It is considered that further experiments are required to elucidate a detailed mechanism of friction reduction by laser processing. For instance, an in situ microscopic observation of the contact interface during sliding is required to clarify the dynamic behaviors of the surface conditions. Furthermore, resonance shear measurement (RSM) is beneficial to elucidate the viscoelastic properties of hydrogel [19]. Utilizing this method, the gel surface was observed during friction measurements, and we were able to obtain the value of the contact area.
To clarify the detailed structure of laser-processed gel surfaces, the observation of gel samples using an atomic force microscope (AFM) [40] and/or cryogenic scanning electron microscope (Cryo-SEM) [41] is required. We observed the gel surfaces using an optical microscopy in this study; however, the observation results are not enough for clarifying the fragility analysis of the gel surfaces. We are able to obtain the information at a smaller scale using an AFM compared with using an optical microscope.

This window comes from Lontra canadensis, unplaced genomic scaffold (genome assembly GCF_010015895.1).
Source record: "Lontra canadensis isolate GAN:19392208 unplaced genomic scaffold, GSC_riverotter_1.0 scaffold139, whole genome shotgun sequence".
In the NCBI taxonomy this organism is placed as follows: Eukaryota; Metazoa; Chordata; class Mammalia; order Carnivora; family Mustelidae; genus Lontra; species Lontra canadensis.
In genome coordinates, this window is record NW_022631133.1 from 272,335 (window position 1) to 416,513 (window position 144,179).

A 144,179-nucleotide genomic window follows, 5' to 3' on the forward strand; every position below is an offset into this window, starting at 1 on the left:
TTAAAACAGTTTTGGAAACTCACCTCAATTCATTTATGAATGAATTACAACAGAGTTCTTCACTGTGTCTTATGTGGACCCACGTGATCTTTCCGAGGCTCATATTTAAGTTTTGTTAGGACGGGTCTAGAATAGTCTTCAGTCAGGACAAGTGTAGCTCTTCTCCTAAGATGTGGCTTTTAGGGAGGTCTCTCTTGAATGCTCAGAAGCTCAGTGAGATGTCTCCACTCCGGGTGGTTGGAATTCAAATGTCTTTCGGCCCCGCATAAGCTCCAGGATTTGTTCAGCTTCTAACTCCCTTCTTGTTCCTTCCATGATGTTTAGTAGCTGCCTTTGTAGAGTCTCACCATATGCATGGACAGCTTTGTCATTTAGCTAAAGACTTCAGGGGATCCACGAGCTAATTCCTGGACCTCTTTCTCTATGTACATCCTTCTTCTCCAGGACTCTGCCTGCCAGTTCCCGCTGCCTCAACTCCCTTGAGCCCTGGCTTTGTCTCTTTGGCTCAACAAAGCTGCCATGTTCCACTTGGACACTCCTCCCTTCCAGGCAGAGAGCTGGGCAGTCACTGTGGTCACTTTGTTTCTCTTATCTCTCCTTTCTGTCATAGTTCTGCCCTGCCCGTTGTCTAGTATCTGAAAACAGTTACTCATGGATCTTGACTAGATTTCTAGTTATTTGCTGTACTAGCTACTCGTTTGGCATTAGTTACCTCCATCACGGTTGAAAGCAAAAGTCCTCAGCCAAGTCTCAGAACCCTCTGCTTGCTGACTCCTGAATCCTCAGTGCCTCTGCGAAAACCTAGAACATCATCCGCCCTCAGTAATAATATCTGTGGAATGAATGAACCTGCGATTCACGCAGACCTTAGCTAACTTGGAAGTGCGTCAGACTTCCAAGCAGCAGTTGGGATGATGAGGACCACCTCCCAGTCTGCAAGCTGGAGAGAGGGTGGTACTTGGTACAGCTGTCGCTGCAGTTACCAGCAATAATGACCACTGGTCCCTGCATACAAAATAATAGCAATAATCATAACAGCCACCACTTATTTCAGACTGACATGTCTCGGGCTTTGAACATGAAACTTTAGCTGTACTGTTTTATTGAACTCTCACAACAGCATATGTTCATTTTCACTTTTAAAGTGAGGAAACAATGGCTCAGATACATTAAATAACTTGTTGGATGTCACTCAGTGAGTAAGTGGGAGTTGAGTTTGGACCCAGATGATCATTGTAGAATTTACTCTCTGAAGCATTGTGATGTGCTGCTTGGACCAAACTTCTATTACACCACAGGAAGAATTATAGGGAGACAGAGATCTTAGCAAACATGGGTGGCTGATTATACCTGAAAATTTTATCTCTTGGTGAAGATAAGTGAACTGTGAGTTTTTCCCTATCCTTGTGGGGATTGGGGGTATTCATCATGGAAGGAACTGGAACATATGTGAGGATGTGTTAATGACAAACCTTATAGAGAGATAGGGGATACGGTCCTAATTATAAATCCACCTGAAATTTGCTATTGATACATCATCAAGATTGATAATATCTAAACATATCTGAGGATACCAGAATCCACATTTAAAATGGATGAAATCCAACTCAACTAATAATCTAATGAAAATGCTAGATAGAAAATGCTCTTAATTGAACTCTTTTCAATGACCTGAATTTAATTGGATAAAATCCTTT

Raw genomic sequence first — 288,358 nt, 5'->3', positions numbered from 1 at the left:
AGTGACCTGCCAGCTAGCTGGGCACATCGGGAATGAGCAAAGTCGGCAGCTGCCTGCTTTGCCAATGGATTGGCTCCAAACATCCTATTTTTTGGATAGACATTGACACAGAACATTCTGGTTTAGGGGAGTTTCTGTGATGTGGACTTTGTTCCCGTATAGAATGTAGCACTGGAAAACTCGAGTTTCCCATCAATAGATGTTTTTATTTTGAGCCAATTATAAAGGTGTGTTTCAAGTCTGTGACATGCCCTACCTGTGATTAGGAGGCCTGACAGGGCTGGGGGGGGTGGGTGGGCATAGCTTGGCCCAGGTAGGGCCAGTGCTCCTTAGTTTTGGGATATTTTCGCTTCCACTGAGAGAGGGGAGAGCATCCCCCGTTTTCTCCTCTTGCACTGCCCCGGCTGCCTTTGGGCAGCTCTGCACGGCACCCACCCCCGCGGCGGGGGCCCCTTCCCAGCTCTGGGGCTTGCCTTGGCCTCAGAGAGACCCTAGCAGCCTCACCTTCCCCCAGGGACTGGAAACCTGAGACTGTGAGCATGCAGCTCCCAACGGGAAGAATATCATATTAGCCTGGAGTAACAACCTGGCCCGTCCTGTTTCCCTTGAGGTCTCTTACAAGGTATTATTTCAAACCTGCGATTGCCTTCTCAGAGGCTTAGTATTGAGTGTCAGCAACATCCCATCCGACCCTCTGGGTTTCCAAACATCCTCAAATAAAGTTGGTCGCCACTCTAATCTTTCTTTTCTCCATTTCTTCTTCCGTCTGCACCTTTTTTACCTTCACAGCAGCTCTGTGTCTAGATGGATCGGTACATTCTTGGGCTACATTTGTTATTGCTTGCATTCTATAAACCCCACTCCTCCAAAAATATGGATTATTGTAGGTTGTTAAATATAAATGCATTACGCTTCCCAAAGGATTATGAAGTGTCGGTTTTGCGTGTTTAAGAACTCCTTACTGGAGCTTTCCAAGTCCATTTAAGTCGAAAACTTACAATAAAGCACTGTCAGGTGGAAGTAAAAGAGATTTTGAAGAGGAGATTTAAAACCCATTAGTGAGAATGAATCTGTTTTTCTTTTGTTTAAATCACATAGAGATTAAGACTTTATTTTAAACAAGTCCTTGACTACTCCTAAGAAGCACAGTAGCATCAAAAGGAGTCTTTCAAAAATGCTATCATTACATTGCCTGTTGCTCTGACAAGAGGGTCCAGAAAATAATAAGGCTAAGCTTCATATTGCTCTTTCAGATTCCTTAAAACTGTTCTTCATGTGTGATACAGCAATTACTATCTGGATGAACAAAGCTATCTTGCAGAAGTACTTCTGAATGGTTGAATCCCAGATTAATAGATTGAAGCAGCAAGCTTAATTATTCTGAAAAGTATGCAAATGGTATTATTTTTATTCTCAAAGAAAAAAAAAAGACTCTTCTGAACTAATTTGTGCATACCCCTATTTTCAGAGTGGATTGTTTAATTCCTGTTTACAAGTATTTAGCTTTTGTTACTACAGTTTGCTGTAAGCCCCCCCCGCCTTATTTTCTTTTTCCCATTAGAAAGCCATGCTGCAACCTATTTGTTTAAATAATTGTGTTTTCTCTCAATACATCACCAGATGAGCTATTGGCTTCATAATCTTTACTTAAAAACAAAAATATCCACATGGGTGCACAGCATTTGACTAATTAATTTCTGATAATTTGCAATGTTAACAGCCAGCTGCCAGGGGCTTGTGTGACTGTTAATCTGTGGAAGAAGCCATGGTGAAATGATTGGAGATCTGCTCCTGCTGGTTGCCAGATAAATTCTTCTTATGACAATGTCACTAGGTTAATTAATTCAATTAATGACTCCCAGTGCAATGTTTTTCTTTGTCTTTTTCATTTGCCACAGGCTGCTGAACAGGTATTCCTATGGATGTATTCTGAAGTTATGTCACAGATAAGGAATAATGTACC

4. Conclusions

In conclusion, we showed the low-friction processing technique of the hydrogel surface. We demonstrated that the laser processing has an ability to reduce the friction of the hydrogel. The results of the microscopic observations suggest that the cause of friction reduction is a decrease in the apparent contact area between the hydrogel surface and the glass ball. This technique may lead us to the next step in the fields of physics, physical chemistry, soft robotics, and medical applications.

5. Patents

The patent of this low-friction processing technique is pending: H.F.; M.K.; M.W.; T.K.; K.A. Multi-Joined Manipulator. Japan patent application 2017-022098.

Author Contributions

K.Y. wrote the manuscript with revisions by M.K., H.F., and K.A., H.Y. and T.K. performed the experiments and analysis with support by K.Y., M.W., H.F. and K.Y., M.K., H.F., and K.A. designed the experiments.